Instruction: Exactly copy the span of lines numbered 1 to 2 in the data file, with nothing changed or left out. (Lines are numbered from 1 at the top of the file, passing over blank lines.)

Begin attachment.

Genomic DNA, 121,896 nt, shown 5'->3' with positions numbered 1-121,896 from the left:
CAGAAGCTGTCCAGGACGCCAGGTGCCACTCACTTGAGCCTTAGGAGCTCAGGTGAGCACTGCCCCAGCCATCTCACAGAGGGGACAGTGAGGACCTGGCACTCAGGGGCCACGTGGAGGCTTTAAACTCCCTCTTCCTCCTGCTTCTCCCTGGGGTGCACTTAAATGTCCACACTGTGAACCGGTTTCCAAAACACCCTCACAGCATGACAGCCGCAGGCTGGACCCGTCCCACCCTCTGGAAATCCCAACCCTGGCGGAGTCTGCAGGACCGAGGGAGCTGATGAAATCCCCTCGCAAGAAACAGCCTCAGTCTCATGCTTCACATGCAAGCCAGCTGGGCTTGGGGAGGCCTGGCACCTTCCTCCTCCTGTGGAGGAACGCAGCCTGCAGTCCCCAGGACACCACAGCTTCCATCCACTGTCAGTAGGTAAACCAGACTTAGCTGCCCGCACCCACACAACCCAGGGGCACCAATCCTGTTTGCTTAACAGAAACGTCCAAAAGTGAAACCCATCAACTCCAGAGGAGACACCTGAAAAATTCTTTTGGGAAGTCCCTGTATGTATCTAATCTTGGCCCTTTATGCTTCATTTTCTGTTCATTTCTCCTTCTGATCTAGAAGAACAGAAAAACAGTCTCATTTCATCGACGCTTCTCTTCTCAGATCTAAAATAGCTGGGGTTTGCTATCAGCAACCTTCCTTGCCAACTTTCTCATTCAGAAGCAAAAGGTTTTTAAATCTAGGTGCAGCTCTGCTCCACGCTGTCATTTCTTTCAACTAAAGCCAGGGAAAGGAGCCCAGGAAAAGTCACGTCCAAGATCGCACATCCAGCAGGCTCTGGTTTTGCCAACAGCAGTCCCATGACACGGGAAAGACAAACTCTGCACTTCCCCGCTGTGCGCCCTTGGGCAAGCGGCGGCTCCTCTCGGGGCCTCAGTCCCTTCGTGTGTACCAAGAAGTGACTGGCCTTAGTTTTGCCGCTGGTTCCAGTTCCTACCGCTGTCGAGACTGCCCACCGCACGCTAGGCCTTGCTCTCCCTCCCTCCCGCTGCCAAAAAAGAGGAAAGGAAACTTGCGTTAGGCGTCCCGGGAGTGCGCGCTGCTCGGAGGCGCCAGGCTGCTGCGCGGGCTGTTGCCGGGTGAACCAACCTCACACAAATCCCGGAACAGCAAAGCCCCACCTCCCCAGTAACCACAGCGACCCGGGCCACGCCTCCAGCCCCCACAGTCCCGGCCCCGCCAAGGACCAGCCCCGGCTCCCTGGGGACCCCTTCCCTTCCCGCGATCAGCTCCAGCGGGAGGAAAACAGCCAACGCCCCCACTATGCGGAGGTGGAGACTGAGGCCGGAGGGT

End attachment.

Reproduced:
Genomic DNA, 121,896 nt, shown 5'->3' with positions numbered 1-121,896 from the left:
CAGAAGCTGTCCAGGACGCCAGGTGCCACTCACTTGAGCCTTAGGAGCTCAGGTGAGCACTGCCCCAGCCATCTCACAGAGGGGACAGTGAGGACCTGGCACTCAGGGGCCACGTGGAGGCTTTAAACTCCCTCTTCCTCCTGCTTCTCCCTGGGGTGCACTTAAATGTCCACACTGTGAACCGGTTTCCAAAACACCCTCACAGCATGACAGCCGCAGGCTGGACCCGTCCCACCCTCTGGAAATCCCAACCCTGGCGGAGTCTGCAGGACCGAGGGAGCTGATGAAATCCCCTCGCAAGAAACAGCCTCAGTCTCATGCTTCACATGCAAGCCAGCTGGGCTTGGGGAGGCCTGGCACCTTCCTCCTCCTGTGGAGGAACGCAGCCTGCAGTCCCCAGGACACCACAGCTTCCATCCACTGTCAGTAGGTAAACCAGACTTAGCTGCCCGCACCCACACAACCCAGGGGCACCAATCCTGTTTGCTTAACAGAAACGTCCAAAAGTGAAACCCATCAACTCCAGAGGAGACACCTGAAAAATTCTTTTGGGAAGTCCCTGTATGTATCTAATCTTGGCCCTTTATGCTTCATTTTCTGTTCATTTCTCCTTCTGATCTAGAAGAACAGAAAAACAGTCTCATTTCATCGACGCTTCTCTTCTCAGATCTAAAATAGCTGGGGTTTGCTATCAGCAACCTTCCTTGCCAACTTTCTCATTCAGAAGCAAAAGGTTTTTAAATCTAGGTGCAGCTCTGCTCCACGCTGTCATTTCTTTCAACTAAAGCCAGGGAAAGGAGCCCAGGAAAAGTCACGTCCAAGATCGCACATCCAGCAGGCTCTGGTTTTGCCAACAGCAGTCCCATGACACGGGAAAGACAAACTCTGCACTTCCCCGCTGTGCGCCCTTGGGCAAGCGGCGGCTCCTCTCGGGGCCTCAGTCCCTTCGTGTGTACCAAGAAGTGACTGGCCTTAGTTTTGCCGCTGGTTCCAGTTCCTACCGCTGTCGAGACTGCCCACCGCACGCTAGGCCTTGCTCTCCCTCCCTCCCGCTGCCAAAAAAGAGGAAAGGAAACTTGCGTTAGGCGTCCCGGGAGTGCGCGCTGCTCGGAGGCGCCAGGCTGCTGCGCGGGCTGTTGCCGGGTGAACCAACCTCACACAAATCCCGGAACAGCAAAGCCCCACCTCCCCAGTAACCACAGCGACCCGGGCCACGCCTCCAGCCCCCACAGTCCCGGCCCCGCCAAGGACCAGCCCCGGCTCCCTGGGGACCCCTTCCCTTCCCGCGATCAGCTCCAGCGGGAGGAAAACAGCCAACGCCCCCACTATGCGGAGGTGGAGACTGAGGCCGGAGGGT